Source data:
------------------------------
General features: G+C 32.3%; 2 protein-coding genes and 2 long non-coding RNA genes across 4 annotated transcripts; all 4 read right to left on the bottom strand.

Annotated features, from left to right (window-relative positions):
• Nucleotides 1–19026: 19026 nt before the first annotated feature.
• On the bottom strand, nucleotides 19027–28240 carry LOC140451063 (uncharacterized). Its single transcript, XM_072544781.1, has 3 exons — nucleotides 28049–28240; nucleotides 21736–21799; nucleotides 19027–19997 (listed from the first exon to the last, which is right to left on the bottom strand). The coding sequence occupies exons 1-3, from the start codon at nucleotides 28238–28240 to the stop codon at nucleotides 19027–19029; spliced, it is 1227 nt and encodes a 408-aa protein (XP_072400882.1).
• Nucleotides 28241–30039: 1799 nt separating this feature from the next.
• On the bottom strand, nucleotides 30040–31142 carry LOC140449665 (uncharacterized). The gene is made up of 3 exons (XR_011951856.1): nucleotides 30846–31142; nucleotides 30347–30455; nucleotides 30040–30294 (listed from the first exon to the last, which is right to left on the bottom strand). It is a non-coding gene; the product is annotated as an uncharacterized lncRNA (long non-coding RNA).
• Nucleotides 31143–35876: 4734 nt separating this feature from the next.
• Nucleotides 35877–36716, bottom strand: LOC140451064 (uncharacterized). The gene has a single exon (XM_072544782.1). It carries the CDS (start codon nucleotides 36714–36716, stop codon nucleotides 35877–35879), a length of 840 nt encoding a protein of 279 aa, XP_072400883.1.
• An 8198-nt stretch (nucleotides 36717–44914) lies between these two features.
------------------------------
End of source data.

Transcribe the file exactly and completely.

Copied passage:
General features: G+C 32.3%; 2 protein-coding genes and 2 long non-coding RNA genes across 4 annotated transcripts; all 4 read right to left on the bottom strand.

Annotated features, from left to right (window-relative positions):
• Nucleotides 1–19026: 19026 nt before the first annotated feature.
• On the bottom strand, nucleotides 19027–28240 carry LOC140451063 (uncharacterized). Its single transcript, XM_072544781.1, has 3 exons — nucleotides 28049–28240; nucleotides 21736–21799; nucleotides 19027–19997 (listed from the first exon to the last, which is right to left on the bottom strand). The coding sequence occupies exons 1-3, from the start codon at nucleotides 28238–28240 to the stop codon at nucleotides 19027–19029; spliced, it is 1227 nt and encodes a 408-aa protein (XP_072400882.1).
• Nucleotides 28241–30039: 1799 nt separating this feature from the next.
• On the bottom strand, nucleotides 30040–31142 carry LOC140449665 (uncharacterized). The gene is made up of 3 exons (XR_011951856.1): nucleotides 30846–31142; nucleotides 30347–30455; nucleotides 30040–30294 (listed from the first exon to the last, which is right to left on the bottom strand). It is a non-coding gene; the product is annotated as an uncharacterized lncRNA (long non-coding RNA).
• Nucleotides 31143–35876: 4734 nt separating this feature from the next.
• Nucleotides 35877–36716, bottom strand: LOC140451064 (uncharacterized). The gene has a single exon (XM_072544782.1). It carries the CDS (start codon nucleotides 36714–36716, stop codon nucleotides 35877–35879), a length of 840 nt encoding a protein of 279 aa, XP_072400883.1.
• An 8198-nt stretch (nucleotides 36717–44914) lies between these two features.